Chevy Chase Village notified appellees that this action would be in violation of the covenants binding on the property, but the weight of its logic obviously fell on deaf ears, for the doctor was not deterred. We are a more receptive audience, however, and shall reverse the lower court's decision. There are four questions presented for our consideration:
I. Was there sufficient evidence to establish a uniform general scheme or plan of development to entitle the appellants to enforcement of the covenants?
II. Was there an abandonment and failure of the original plan of development and such a change in the general characteristics of the neighborhood as to render the covenants unenforceable?
III. Were the appellants guilty of laches and therefore estopped from the enforcement of the subject covenants?
IV. Under the doctrine of comparative hardship should the court decline to enforce the restrictive covenants?
The first contention which the appellees make is that there was insufficient evidence to establish a uniform general plan of development as would entitle appellants to enforce the covenants. However, even if such a plan were absent it would not necessarily defeat their enforcement. The law in Maryland is well settled on this question. In Rogers v. State Roads Comm., 227 Md. 560, 564, 177 A.2d 850 (1962) we said: "There need not be any general plan of development in order to make a restrictive covenant enforceable, if it is imposed by a grantor on a single tract conveyed by him for the benefit of adjacent property retained by him." This view was also expressed by Judge Offutt for the Court in McKenrick v. Savings Bank, 174 Md. 118, 128, 197 A. 580 (1938), where it was said:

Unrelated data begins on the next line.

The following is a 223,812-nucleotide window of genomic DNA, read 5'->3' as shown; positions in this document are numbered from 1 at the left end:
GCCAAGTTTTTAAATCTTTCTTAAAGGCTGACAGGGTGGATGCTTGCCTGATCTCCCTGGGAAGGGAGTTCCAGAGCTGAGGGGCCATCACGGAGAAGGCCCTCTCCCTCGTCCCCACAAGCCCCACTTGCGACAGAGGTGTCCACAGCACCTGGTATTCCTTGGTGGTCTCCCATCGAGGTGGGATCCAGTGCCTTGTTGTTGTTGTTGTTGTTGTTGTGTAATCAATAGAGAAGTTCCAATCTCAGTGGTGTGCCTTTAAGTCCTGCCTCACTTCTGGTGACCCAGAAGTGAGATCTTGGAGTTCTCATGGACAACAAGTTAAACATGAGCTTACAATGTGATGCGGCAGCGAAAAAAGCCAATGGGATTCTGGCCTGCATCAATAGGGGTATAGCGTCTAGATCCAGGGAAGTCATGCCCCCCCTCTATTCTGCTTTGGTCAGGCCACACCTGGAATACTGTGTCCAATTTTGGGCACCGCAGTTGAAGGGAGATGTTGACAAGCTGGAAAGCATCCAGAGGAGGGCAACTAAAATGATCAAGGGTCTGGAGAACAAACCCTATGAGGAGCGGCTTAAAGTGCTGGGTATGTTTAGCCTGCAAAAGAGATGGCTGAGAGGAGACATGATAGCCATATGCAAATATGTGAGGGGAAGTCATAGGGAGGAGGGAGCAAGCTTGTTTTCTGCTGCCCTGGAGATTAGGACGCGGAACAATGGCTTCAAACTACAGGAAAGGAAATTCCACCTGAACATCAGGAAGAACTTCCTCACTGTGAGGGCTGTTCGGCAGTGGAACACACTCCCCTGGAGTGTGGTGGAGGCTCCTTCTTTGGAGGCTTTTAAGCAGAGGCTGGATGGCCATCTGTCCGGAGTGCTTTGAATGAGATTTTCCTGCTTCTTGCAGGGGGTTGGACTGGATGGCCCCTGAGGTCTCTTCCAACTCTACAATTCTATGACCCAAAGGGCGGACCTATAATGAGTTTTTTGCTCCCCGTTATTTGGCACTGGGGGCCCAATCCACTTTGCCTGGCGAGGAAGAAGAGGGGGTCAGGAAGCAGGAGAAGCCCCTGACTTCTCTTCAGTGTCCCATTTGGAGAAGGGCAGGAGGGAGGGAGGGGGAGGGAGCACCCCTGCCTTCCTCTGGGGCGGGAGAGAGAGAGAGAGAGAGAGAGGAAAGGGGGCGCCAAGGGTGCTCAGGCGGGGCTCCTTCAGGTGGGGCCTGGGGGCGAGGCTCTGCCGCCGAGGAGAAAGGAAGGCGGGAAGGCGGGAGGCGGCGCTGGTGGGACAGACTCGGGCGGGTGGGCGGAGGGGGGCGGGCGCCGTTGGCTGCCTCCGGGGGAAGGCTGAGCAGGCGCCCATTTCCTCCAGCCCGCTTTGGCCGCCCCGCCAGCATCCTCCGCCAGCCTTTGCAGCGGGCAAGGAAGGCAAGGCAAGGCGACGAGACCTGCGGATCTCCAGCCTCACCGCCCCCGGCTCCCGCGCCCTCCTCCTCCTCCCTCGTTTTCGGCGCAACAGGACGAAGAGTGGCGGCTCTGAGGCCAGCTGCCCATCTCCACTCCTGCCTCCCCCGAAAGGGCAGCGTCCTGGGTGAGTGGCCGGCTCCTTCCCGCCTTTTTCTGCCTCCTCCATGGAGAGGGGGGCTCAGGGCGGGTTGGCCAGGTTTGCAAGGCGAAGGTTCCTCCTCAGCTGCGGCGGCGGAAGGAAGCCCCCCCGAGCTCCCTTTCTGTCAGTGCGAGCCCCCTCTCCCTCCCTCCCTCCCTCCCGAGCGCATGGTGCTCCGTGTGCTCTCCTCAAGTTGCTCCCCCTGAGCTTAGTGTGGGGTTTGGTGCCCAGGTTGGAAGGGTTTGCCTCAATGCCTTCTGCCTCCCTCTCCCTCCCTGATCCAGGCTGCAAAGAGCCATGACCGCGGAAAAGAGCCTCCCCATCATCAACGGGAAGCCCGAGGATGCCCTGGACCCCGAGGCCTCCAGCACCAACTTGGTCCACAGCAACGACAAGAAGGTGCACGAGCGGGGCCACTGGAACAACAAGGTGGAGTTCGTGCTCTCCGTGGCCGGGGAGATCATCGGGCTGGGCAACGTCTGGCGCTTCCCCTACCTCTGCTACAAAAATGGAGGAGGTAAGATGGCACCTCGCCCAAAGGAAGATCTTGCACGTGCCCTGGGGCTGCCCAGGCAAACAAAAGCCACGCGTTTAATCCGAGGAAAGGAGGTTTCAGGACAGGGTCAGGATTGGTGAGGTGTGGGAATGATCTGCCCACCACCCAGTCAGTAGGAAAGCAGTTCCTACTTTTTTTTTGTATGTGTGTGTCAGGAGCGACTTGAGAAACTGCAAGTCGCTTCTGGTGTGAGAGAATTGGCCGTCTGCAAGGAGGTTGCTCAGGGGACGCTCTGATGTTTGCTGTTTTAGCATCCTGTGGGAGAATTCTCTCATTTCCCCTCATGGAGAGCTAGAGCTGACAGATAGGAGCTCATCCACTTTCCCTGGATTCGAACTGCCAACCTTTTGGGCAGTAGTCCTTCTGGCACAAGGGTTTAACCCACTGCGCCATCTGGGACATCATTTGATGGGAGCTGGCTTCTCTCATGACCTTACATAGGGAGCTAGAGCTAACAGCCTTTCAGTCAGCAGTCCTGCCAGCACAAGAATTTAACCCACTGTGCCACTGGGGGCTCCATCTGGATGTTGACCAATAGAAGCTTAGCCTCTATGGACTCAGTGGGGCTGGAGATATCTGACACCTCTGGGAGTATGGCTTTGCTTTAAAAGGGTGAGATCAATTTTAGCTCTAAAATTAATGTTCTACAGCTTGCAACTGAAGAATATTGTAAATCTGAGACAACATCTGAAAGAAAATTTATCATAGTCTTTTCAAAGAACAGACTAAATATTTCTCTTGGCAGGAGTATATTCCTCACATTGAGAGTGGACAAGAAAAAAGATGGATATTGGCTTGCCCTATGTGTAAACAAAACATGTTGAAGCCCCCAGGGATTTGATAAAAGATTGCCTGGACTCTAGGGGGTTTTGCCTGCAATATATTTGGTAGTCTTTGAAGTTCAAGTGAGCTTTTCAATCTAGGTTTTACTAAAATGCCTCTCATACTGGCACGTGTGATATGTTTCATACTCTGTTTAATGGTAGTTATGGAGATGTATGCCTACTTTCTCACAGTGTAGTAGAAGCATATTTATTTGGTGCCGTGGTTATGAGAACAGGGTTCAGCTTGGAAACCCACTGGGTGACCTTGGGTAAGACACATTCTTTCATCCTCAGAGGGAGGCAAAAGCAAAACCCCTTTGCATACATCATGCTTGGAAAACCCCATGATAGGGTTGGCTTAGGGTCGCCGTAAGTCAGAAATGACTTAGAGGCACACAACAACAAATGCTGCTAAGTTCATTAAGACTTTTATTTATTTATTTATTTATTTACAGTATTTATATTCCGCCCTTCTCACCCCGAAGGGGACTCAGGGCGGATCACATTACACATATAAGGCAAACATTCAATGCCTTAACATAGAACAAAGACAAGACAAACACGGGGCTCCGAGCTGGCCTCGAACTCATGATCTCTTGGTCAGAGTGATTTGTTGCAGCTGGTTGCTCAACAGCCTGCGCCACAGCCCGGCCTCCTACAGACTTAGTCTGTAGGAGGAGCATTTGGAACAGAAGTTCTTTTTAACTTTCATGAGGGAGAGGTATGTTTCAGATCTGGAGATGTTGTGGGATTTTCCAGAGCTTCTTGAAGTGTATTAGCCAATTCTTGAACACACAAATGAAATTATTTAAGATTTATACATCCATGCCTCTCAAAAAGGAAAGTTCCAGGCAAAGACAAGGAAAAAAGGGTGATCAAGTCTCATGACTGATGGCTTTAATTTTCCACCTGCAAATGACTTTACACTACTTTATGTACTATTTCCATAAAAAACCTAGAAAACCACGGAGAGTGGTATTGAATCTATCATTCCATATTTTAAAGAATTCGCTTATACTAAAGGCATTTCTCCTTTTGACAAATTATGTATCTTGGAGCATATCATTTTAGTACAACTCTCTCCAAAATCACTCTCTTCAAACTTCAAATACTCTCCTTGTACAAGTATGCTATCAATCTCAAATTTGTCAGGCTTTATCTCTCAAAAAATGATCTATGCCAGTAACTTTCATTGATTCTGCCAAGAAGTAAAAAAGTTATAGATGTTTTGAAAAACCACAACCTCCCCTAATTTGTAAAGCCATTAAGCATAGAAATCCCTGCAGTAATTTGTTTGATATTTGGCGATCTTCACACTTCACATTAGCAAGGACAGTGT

". . . one owning a tract of land, in granting a part thereof, may validly impose upon the part granted restrictions upon the use thereof for the benefit of the part retained, and upon the part retained for the benefit of the part granted, or upon both for the benefit of both; that, where the covenants in the conveyance are not expressly for or on behalf of the grantor, his heirs and assigns, they are personal and will not run with the land, but that, if in such a case it appears that it was the intention of the grantors that the restrictions were part of a uniform general scheme or plan of development and use which should affect the land granted and the land retained alike, they may be enforced in equity. . . ."